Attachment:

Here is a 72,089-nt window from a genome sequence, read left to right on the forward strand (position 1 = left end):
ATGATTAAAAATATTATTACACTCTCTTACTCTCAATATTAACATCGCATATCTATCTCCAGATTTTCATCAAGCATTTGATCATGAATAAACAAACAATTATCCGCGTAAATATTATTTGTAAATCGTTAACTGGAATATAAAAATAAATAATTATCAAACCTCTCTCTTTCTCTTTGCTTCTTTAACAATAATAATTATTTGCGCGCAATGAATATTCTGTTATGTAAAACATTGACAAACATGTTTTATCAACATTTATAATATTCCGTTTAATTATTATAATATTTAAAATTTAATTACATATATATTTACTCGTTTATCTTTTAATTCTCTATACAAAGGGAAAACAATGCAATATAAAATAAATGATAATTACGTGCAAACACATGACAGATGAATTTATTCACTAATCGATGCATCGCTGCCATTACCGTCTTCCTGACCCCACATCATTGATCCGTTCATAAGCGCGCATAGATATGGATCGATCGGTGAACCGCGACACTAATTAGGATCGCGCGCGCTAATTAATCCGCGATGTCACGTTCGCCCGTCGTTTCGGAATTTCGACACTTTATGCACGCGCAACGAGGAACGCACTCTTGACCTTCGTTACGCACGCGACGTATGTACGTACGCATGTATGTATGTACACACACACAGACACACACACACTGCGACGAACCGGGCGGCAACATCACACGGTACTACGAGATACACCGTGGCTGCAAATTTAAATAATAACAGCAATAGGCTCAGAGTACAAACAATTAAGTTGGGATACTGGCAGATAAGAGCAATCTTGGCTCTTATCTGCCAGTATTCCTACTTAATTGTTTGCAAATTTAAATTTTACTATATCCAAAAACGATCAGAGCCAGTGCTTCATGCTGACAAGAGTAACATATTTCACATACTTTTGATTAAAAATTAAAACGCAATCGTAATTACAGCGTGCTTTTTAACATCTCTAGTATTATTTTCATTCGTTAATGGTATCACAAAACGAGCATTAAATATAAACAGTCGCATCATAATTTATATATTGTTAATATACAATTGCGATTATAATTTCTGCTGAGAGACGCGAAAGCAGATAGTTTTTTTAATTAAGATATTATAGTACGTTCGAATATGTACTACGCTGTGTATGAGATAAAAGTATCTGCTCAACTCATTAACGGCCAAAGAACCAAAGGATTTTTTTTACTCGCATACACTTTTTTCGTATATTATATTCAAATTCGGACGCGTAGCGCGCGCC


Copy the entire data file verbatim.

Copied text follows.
Here is a 72,089-nt window from a genome sequence, read left to right on the forward strand (position 1 = left end):
ATGATTAAAAATATTATTACACTCTCTTACTCTCAATATTAACATCGCATATCTATCTCCAGATTTTCATCAAGCATTTGATCATGAATAAACAAACAATTATCCGCGTAAATATTATTTGTAAATCGTTAACTGGAATATAAAAATAAATAATTATCAAACCTCTCTCTTTCTCTTTGCTTCTTTAACAATAATAATTATTTGCGCGCAATGAATATTCTGTTATGTAAAACATTGACAAACATGTTTTATCAACATTTATAATATTCCGTTTAATTATTATAATATTTAAAATTTAATTACATATATATTTACTCGTTTATCTTTTAATTCTCTATACAAAGGGAAAACAATGCAATATAAAATAAATGATAATTACGTGCAAACACATGACAGATGAATTTATTCACTAATCGATGCATCGCTGCCATTACCGTCTTCCTGACCCCACATCATTGATCCGTTCATAAGCGCGCATAGATATGGATCGATCGGTGAACCGCGACACTAATTAGGATCGCGCGCGCTAATTAATCCGCGATGTCACGTTCGCCCGTCGTTTCGGAATTTCGACACTTTATGCACGCGCAACGAGGAACGCACTCTTGACCTTCGTTACGCACGCGACGTATGTACGTACGCATGTATGTATGTACACACACACAGACACACACACACTGCGACGAACCGGGCGGCAACATCACACGGTACTACGAGATACACCGTGGCTGCAAATTTAAATAATAACAGCAATAGGCTCAGAGTACAAACAATTAAGTTGGGATACTGGCAGATAAGAGCAATCTTGGCTCTTATCTGCCAGTATTCCTACTTAATTGTTTGCAAATTTAAATTTTACTATATCCAAAAACGATCAGAGCCAGTGCTTCATGCTGACAAGAGTAACATATTTCACATACTTTTGATTAAAAATTAAAACGCAATCGTAATTACAGCGTGCTTTTTAACATCTCTAGTATTATTTTCATTCGTTAATGGTATCACAAAACGAGCATTAAATATAAACAGTCGCATCATAATTTATATATTGTTAATATACAATTGCGATTATAATTTCTGCTGAGAGACGCGAAAGCAGATAGTTTTTTTAATTAAGATATTATAGTACGTTCGAATATGTACTACGCTGTGTATGAGATAAAAGTATCTGCTCAACTCATTAACGGCCAAAGAACCAAAGGATTTTTTTTACTCGCATACACTTTTTTCGTATATTATATTCAAATTCGGACGCGTAGCGCGCGCC